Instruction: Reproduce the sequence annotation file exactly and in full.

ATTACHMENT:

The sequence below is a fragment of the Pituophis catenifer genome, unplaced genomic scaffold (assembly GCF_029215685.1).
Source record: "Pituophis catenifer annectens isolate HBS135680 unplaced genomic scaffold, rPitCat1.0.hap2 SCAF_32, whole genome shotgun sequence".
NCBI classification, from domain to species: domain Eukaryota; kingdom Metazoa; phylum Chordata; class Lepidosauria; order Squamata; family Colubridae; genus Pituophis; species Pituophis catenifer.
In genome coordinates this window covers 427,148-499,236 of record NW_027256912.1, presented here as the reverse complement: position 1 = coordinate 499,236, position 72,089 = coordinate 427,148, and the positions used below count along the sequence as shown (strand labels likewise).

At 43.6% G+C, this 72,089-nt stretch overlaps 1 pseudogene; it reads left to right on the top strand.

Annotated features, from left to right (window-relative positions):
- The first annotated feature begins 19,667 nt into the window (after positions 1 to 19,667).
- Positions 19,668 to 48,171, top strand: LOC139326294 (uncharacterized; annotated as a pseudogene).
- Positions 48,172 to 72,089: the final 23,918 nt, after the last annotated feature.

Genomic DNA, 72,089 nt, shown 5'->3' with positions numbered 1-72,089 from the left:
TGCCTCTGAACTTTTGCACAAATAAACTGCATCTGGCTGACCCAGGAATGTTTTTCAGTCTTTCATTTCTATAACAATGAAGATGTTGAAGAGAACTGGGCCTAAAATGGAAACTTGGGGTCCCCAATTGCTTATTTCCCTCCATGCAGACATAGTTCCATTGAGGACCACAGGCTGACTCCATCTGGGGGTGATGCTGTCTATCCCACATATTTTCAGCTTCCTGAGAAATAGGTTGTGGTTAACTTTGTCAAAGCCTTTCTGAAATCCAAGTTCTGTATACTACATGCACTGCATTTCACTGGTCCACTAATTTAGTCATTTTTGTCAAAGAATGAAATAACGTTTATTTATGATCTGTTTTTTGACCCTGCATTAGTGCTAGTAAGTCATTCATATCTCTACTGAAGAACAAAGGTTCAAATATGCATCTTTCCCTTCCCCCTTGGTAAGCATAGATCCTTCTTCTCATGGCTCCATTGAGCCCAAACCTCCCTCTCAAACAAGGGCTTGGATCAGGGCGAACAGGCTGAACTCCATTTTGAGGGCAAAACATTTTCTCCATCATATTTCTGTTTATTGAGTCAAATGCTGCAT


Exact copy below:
The sequence below is a fragment of the Pituophis catenifer genome, unplaced genomic scaffold (assembly GCF_029215685.1).
Source record: "Pituophis catenifer annectens isolate HBS135680 unplaced genomic scaffold, rPitCat1.0.hap2 SCAF_32, whole genome shotgun sequence".
NCBI classification, from domain to species: domain Eukaryota; kingdom Metazoa; phylum Chordata; class Lepidosauria; order Squamata; family Colubridae; genus Pituophis; species Pituophis catenifer.
In genome coordinates this window covers 427,148-499,236 of record NW_027256912.1, presented here as the reverse complement: position 1 = coordinate 499,236, position 72,089 = coordinate 427,148, and the positions used below count along the sequence as shown (strand labels likewise).

At 43.6% G+C, this 72,089-nt stretch overlaps 1 pseudogene; it reads left to right on the top strand.

Annotated features, from left to right (window-relative positions):
- The first annotated feature begins 19,667 nt into the window (after positions 1 to 19,667).
- Positions 19,668 to 48,171, top strand: LOC139326294 (uncharacterized; annotated as a pseudogene).
- Positions 48,172 to 72,089: the final 23,918 nt, after the last annotated feature.

Genomic DNA, 72,089 nt, shown 5'->3' with positions numbered 1-72,089 from the left:
TGCCTCTGAACTTTTGCACAAATAAACTGCATCTGGCTGACCCAGGAATGTTTTTCAGTCTTTCATTTCTATAACAATGAAGATGTTGAAGAGAACTGGGCCTAAAATGGAAACTTGGGGTCCCCAATTGCTTATTTCCCTCCATGCAGACATAGTTCCATTGAGGACCACAGGCTGACTCCATCTGGGGGTGATGCTGTCTATCCCACATATTTTCAGCTTCCTGAGAAATAGGTTGTGGTTAACTTTGTCAAAGCCTTTCTGAAATCCAAGTTCTGTATACTACATGCACTGCATTTCACTGGTCCACTAATTTAGTCATTTTTGTCAAAGAATGAAATAACGTTTATTTATGATCTGTTTTTTGACCCTGCATTAGTGCTAGTAAGTCATTCATATCTCTACTGAAGAACAAAGGTTCAAATATGCATCTTTCCCTTCCCCCTTGGTAAGCATAGATCCTTCTTCTCATGGCTCCATTGAGCCCAAACCTCCCTCTCAAACAAGGGCTTGGATCAGGGCGAACAGGCTGAACTCCATTTTGAGGGCAAAACATTTTCTCCATCATATTTCTGTTTATTGAGTCAAATGCTGCAT